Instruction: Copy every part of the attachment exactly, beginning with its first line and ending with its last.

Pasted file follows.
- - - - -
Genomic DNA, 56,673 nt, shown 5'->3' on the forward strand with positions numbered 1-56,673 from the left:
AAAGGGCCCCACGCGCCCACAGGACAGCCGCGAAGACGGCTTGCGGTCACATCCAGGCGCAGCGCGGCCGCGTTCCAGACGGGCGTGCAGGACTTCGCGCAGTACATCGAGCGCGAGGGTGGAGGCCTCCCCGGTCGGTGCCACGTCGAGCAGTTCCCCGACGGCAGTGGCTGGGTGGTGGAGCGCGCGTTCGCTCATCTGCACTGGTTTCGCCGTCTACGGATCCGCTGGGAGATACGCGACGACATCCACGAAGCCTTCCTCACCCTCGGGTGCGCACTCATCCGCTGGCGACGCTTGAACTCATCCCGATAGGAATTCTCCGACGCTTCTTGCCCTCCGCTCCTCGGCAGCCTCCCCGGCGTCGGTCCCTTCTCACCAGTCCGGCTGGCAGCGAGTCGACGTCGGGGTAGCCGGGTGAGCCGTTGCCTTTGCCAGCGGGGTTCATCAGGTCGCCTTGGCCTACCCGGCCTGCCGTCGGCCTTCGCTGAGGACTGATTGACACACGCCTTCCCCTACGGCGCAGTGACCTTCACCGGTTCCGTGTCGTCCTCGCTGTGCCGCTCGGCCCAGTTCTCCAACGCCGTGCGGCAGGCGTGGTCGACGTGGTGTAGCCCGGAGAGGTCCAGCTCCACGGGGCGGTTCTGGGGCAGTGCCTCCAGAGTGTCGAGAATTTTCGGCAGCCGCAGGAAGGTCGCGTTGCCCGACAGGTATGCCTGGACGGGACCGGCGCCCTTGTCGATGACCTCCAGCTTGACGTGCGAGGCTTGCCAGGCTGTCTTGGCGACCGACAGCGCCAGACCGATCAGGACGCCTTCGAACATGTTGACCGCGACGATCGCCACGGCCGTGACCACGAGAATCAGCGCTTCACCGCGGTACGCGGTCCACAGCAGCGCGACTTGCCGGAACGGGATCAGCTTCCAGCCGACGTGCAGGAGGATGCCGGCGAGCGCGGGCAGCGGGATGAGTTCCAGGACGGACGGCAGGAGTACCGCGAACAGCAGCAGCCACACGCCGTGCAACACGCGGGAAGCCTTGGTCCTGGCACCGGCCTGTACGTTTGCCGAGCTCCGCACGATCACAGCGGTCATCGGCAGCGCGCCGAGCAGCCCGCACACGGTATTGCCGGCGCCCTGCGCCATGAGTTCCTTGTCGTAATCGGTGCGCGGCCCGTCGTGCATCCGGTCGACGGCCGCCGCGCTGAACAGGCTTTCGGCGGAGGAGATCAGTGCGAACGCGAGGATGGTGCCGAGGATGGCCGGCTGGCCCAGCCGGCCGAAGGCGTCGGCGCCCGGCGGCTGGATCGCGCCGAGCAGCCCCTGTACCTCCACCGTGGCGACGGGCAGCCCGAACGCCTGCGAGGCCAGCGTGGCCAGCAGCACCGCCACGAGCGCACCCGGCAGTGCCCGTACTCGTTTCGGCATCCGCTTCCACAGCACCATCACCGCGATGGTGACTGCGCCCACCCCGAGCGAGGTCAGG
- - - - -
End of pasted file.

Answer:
Genomic DNA, 56,673 nt, shown 5'->3' on the forward strand with positions numbered 1-56,673 from the left:
AAAGGGCCCCACGCGCCCACAGGACAGCCGCGAAGACGGCTTGCGGTCACATCCAGGCGCAGCGCGGCCGCGTTCCAGACGGGCGTGCAGGACTTCGCGCAGTACATCGAGCGCGAGGGTGGAGGCCTCCCCGGTCGGTGCCACGTCGAGCAGTTCCCCGACGGCAGTGGCTGGGTGGTGGAGCGCGCGTTCGCTCATCTGCACTGGTTTCGCCGTCTACGGATCCGCTGGGAGATACGCGACGACATCCACGAAGCCTTCCTCACCCTCGGGTGCGCACTCATCCGCTGGCGACGCTTGAACTCATCCCGATAGGAATTCTCCGACGCTTCTTGCCCTCCGCTCCTCGGCAGCCTCCCCGGCGTCGGTCCCTTCTCACCAGTCCGGCTGGCAGCGAGTCGACGTCGGGGTAGCCGGGTGAGCCGTTGCCTTTGCCAGCGGGGTTCATCAGGTCGCCTTGGCCTACCCGGCCTGCCGTCGGCCTTCGCTGAGGACTGATTGACACACGCCTTCCCCTACGGCGCAGTGACCTTCACCGGTTCCGTGTCGTCCTCGCTGTGCCGCTCGGCCCAGTTCTCCAACGCCGTGCGGCAGGCGTGGTCGACGTGGTGTAGCCCGGAGAGGTCCAGCTCCACGGGGCGGTTCTGGGGCAGTGCCTCCAGAGTGTCGAGAATTTTCGGCAGCCGCAGGAAGGTCGCGTTGCCCGACAGGTATGCCTGGACGGGACCGGCGCCCTTGTCGATGACCTCCAGCTTGACGTGCGAGGCTTGCCAGGCTGTCTTGGCGACCGACAGCGCCAGACCGATCAGGACGCCTTCGAACATGTTGACCGCGACGATCGCCACGGCCGTGACCACGAGAATCAGCGCTTCACCGCGGTACGCGGTCCACAGCAGCGCGACTTGCCGGAACGGGATCAGCTTCCAGCCGACGTGCAGGAGGATGCCGGCGAGCGCGGGCAGCGGGATGAGTTCCAGGACGGACGGCAGGAGTACCGCGAACAGCAGCAGCCACACGCCGTGCAACACGCGGGAAGCCTTGGTCCTGGCACCGGCCTGTACGTTTGCCGAGCTCCGCACGATCACAGCGGTCATCGGCAGCGCGCCGAGCAGCCCGCACACGGTATTGCCGGCGCCCTGCGCCATGAGTTCCTTGTCGTAATCGGTGCGCGGCCCGTCGTGCATCCGGTCGACGGCCGCCGCGCTGAACAGGCTTTCGGCGGAGGAGATCAGTGCGAACGCGAGGATGGTGCCGAGGATGGCCGGCTGGCCCAGCCGGCCGAAGGCGTCGGCGCCCGGCGGCTGGATCGCGCCGAGCAGCCCCTGTACCTCCACCGTGGCGACGGGCAGCCCGAACGCCTGCGAGGCCAGCGTGGCCAGCAGCACCGCCACGAGCGCACCCGGCAGTGCCCGTACTCGTTTCGGCATCCGCTTCCACAGCACCATCACCGCGATGGTGACTGCGCCCACCCCGAGCGAGGTCAGG